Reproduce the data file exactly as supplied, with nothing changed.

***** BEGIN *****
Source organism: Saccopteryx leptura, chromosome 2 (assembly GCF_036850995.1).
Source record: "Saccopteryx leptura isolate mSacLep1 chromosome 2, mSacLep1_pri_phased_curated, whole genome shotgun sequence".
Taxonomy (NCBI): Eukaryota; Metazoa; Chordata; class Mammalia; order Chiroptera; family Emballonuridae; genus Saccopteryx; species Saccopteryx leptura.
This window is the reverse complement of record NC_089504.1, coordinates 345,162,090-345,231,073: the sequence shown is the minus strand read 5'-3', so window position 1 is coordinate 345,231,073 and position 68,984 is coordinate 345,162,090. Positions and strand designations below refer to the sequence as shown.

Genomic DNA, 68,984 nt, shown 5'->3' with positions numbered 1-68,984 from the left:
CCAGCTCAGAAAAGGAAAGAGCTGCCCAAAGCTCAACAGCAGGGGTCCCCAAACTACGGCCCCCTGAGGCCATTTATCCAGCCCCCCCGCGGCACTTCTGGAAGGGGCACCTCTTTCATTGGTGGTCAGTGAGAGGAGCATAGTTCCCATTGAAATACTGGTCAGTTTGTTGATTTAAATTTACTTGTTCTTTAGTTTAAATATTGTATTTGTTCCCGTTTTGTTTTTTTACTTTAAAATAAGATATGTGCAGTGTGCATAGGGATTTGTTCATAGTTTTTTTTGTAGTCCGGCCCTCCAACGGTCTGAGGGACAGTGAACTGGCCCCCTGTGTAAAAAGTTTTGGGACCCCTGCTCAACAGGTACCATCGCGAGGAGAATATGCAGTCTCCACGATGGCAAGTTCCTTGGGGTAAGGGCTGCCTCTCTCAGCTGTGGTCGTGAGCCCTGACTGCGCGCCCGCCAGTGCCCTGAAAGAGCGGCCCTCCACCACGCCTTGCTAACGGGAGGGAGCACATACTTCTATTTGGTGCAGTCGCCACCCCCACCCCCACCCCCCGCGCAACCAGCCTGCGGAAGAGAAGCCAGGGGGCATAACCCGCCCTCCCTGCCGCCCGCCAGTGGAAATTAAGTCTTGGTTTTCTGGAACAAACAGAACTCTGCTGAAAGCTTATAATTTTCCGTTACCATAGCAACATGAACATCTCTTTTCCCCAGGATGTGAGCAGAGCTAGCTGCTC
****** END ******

Source organism: Saccopteryx leptura, chromosome 2 (assembly GCF_036850995.1).
Source record: "Saccopteryx leptura isolate mSacLep1 chromosome 2, mSacLep1_pri_phased_curated, whole genome shotgun sequence".
Taxonomy (NCBI): Eukaryota; Metazoa; Chordata; class Mammalia; order Chiroptera; family Emballonuridae; genus Saccopteryx; species Saccopteryx leptura.
This window is the reverse complement of record NC_089504.1, coordinates 345,162,090-345,231,073: the sequence shown is the minus strand read 5'-3', so window position 1 is coordinate 345,231,073 and position 68,984 is coordinate 345,162,090. Positions and strand designations below refer to the sequence as shown.

Genomic DNA, 68,984 nt, shown 5'->3' with positions numbered 1-68,984 from the left:
CCAGCTCAGAAAAGGAAAGAGCTGCCCAAAGCTCAACAGCAGGGGTCCCCAAACTACGGCCCCCTGAGGCCATTTATCCAGCCCCCCCGCGGCACTTCTGGAAGGGGCACCTCTTTCATTGGTGGTCAGTGAGAGGAGCATAGTTCCCATTGAAATACTGGTCAGTTTGTTGATTTAAATTTACTTGTTCTTTAGTTTAAATATTGTATTTGTTCCCGTTTTGTTTTTTTACTTTAAAATAAGATATGTGCAGTGTGCATAGGGATTTGTTCATAGTTTTTTTTGTAGTCCGGCCCTCCAACGGTCTGAGGGACAGTGAACTGGCCCCCTGTGTAAAAAGTTTTGGGACCCCTGCTCAACAGGTACCATCGCGAGGAGAATATGCAGTCTCCACGATGGCAAGTTCCTTGGGGTAAGGGCTGCCTCTCTCAGCTGTGGTCGTGAGCCCTGACTGCGCGCCCGCCAGTGCCCTGAAAGAGCGGCCCTCCACCACGCCTTGCTAACGGGAGGGAGCACATACTTCTATTTGGTGCAGTCGCCACCCCCACCCCCACCCCCCGCGCAACCAGCCTGCGGAAGAGAAGCCAGGGGGCATAACCCGCCCTCCCTGCCGCCCGCCAGTGGAAATTAAGTCTTGGTTTTCTGGAACAAACAGAACTCTGCTGAAAGCTTATAATTTTCCGTTACCATAGCAACATGAACATCTCTTTTCCCCAGGATGTGAGCAGAGCTAGCTGCTC